Why Kids Need the Sun
Yes! It’s summer! School is out, the sun is shining, and the kids are… glued to the iPad? I hope not. Summer is time for busy kids to catch up on things they don’t have time for during the school year (like play). Most importantly, it is a time when days are long and the sun shines bright.
Our bodies are dependent on the sun to function properly. Paleolithic children basked in the sun’s rays, which regulate vitamin D production, brain chemistry, and circadian rhythms (sleep cycles). Today’s kids spend little time outdoors in comparison. Meals and leisure activities often take place inside, with the average 8-18-year-old spending about 7 hours per day in front of a screen (eek!).
Sun is a commodity that is free (tell that to your friends that say the paleo lifestyle is expensive!), ample in summer (I know, this depends on where you live), and provides a wealth of health benefits. This summer is a great time for your family to create a habit of getting as much sun time as possible. A habit to carry out through the school year and beyond.
Vitamin D Production
Vitamin D is an important compound for kids’ developing bodies. Significant vitamin D deficiency prenatally through the first few months of life can lead to rickets, a disease that is characterized by soft, weak bones and poor motor development. In rats, developmental vitamin D deprivation leads to altered brain structure and function (with altered brain cell growth and “differentiation”) , impaired attention and impulsivity.  
Scientists have not yet examined vitamin D and cognitive performance in healthy developing children. However, there is undisputed evidence that low vitamin D levels are associated with decreased cognitive functioning in adults and increased risk for dementia and Alzheimers in the elderly.  The pattern correlating cognitive deficiencies with low vitamin D likely continues down into childhood (now if only the research would catch up).
Children with ADHD , autism , and depression have been found to have lower blood levels of vitamin D than their typically developing peers. Researchers don’t yet understand the nature of the relationship between vitamin D and ADHD or autism – are low serum levels of D triggering the expression of genes for these behaviors? Is there a disruption to the biosynthetic process of converting UVB rays into the vitamin D in these children? Time will tell. Intervention studies have not yet been conducted, but it’s possible that exposure to sunlight decreases behaviors associated with those disorders by increasing blood levels of vitamin D serum.
Circadian Rhythm Regulation
The American Association of Pediatrics recommends that children sleep about 9-13 hours per night (depending on age). Sleep is a time when hormones and macronutrients go to work in the body so that bones, muscles, and organs can grow. The brain consolidates memories, processes emotions, produces important neurotransmitters in preparation of the day to come, and oxidative stress due to environmental toxins are detoxified.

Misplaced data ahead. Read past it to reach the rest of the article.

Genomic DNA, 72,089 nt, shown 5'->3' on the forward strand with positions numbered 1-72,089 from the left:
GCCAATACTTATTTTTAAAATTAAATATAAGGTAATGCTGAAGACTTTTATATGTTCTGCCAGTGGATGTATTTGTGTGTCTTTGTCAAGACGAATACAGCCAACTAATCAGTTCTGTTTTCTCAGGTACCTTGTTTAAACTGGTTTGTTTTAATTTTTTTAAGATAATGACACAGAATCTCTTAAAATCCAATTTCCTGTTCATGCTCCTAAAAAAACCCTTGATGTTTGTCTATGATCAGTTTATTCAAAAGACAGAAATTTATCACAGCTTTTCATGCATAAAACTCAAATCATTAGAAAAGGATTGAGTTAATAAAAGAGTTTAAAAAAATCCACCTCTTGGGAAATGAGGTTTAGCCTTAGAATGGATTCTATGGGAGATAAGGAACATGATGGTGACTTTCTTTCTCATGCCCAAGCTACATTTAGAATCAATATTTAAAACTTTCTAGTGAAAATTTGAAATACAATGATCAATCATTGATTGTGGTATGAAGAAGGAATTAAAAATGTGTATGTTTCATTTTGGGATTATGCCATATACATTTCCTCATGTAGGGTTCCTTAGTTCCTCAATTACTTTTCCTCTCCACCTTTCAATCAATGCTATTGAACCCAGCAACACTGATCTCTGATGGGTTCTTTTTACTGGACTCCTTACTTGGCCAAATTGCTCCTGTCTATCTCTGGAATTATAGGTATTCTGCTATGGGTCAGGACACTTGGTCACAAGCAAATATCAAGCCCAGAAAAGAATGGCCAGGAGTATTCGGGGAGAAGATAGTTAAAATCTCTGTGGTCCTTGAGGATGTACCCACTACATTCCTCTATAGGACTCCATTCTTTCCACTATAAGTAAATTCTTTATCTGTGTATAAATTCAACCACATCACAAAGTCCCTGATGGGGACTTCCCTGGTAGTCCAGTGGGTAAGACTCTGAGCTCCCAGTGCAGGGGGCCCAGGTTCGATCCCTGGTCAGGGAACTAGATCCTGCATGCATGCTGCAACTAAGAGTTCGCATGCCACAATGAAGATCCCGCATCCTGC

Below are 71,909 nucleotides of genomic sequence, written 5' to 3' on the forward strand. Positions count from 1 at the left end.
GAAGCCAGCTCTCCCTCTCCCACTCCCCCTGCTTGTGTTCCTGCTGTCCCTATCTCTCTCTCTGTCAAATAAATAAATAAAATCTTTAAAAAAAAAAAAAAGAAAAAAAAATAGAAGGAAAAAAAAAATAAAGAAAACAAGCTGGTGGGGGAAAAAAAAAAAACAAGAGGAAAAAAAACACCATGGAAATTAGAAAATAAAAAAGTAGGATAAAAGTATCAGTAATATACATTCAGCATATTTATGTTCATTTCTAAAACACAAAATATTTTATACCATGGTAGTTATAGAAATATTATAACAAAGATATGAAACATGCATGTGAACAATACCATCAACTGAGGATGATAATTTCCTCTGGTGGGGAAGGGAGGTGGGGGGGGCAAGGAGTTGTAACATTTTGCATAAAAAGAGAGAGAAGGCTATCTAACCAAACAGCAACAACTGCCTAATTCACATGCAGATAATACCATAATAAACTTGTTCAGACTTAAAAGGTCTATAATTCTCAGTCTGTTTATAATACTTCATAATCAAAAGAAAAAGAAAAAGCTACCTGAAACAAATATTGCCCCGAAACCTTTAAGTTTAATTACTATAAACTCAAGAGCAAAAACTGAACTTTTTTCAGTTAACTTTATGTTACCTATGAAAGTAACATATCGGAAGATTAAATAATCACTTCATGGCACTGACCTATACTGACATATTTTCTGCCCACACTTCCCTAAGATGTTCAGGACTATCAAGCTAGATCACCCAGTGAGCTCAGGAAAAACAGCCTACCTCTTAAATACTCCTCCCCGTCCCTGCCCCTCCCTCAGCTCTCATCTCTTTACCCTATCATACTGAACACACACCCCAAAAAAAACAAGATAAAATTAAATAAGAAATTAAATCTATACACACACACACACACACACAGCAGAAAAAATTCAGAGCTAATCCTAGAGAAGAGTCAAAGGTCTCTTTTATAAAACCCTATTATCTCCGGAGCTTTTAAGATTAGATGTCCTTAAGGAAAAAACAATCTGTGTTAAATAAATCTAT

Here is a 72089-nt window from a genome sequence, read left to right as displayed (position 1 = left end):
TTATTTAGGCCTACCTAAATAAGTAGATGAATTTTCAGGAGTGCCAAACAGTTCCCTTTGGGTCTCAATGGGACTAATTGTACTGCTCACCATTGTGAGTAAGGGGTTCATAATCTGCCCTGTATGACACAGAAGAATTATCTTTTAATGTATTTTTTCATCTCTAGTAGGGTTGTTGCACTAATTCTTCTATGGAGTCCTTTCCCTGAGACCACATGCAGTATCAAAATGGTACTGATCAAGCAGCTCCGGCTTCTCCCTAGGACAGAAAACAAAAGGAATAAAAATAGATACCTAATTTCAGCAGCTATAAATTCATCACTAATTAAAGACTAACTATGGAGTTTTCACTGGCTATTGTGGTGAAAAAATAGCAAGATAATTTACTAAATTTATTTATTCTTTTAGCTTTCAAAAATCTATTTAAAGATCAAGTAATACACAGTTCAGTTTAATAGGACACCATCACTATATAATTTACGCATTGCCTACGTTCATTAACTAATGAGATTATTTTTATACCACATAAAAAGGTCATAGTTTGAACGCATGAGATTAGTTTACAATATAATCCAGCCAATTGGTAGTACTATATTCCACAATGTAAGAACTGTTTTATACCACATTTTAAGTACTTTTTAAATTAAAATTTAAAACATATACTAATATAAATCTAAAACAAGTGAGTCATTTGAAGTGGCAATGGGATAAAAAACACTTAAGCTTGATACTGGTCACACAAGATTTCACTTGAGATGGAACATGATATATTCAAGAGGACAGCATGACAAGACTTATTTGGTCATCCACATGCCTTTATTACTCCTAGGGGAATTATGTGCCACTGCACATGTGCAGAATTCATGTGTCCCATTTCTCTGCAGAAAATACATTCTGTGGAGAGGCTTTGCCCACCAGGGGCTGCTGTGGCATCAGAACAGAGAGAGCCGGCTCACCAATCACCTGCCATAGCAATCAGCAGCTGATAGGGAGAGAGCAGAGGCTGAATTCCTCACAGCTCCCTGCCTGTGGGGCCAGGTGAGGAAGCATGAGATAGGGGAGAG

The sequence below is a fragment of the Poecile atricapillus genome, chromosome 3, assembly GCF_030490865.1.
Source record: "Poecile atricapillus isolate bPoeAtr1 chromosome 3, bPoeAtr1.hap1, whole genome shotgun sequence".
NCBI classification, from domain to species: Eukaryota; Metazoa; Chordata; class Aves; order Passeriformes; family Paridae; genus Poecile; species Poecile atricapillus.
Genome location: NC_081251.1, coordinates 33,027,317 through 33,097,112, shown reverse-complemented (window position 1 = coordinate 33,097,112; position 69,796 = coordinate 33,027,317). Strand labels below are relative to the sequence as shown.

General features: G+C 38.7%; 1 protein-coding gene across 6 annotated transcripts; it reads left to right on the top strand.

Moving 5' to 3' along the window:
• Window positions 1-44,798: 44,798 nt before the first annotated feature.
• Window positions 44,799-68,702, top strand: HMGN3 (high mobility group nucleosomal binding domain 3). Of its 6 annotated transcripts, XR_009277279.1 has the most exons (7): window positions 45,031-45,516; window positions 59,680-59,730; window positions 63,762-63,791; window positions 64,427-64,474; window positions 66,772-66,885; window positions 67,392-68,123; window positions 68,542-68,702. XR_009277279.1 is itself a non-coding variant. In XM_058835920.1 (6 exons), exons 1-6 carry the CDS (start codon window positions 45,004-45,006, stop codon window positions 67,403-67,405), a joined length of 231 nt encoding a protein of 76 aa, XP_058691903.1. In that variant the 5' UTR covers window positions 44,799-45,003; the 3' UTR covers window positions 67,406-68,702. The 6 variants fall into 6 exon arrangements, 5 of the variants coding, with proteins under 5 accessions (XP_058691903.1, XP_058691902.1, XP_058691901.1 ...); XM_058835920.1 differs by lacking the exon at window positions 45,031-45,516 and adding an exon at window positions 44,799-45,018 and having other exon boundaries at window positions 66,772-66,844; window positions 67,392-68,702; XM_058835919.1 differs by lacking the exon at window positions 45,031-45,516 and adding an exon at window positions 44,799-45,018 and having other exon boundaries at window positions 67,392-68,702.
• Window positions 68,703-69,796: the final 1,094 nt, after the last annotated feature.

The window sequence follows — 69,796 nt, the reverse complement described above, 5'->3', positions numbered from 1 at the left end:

But a 2004 US national survey found that the average kid’s Z’s are falling short.
A 2013 study found that children who increase their daily sleep by one hour had improved emotion regulation, decreased impulsivity, and improved attention and behavior.  Restricted sleep has the opposite effect: decreased attention, memory (short and long term), academic performance, as well as difficulty with decision making, behavioral outbursts, depression and anxiety.  
Exposure to sunlight influences the production of serotonin, a chemical messenger in the brain (neurotransmitter) used to regulate mood and emotion (this is in part due to increased vitamin D and in part due to well balanced circadian rhythms). Researchers believe that serotonin plays an important role in brain development, as children actually have higher levels of serotonin than adults. Increased levels of serotonin is related to feelings of well-being, joy and happiness in children, whereas low levels of serotonin are related to impulsivity, aggression, depression, anxiety and other developmental problems. 
More Time Outdoors
Now put down the device on which you are reading this (after you go over and bookmark Happy Paleo Kids, of course 🙂 ) and take your kids to the park (or schedule an evening walk with friends or SOMETHING). Go!
This is a guest post from Michelle Fitzpatrick of Happy Paleo Kids. Michelle has worked with special needs children and their families for over 13 years to promote development and mental health. She adopted a “Paleo Diet” to lose weight after baby number 3, and quickly saw that the benefits of eating nutrient-rich, plant-and-animal-based foods would benefit her entire family. After applying the Paleo Philosophy to her family, she felt compelled to find a way to bring the science behind how food impacts child development to the masses. Follow her blog or keep up to date on Facebook, Twitter, and Instagram.
This article was first published on https://www.marksdailyapple.com/why-kids-need-the-sun/
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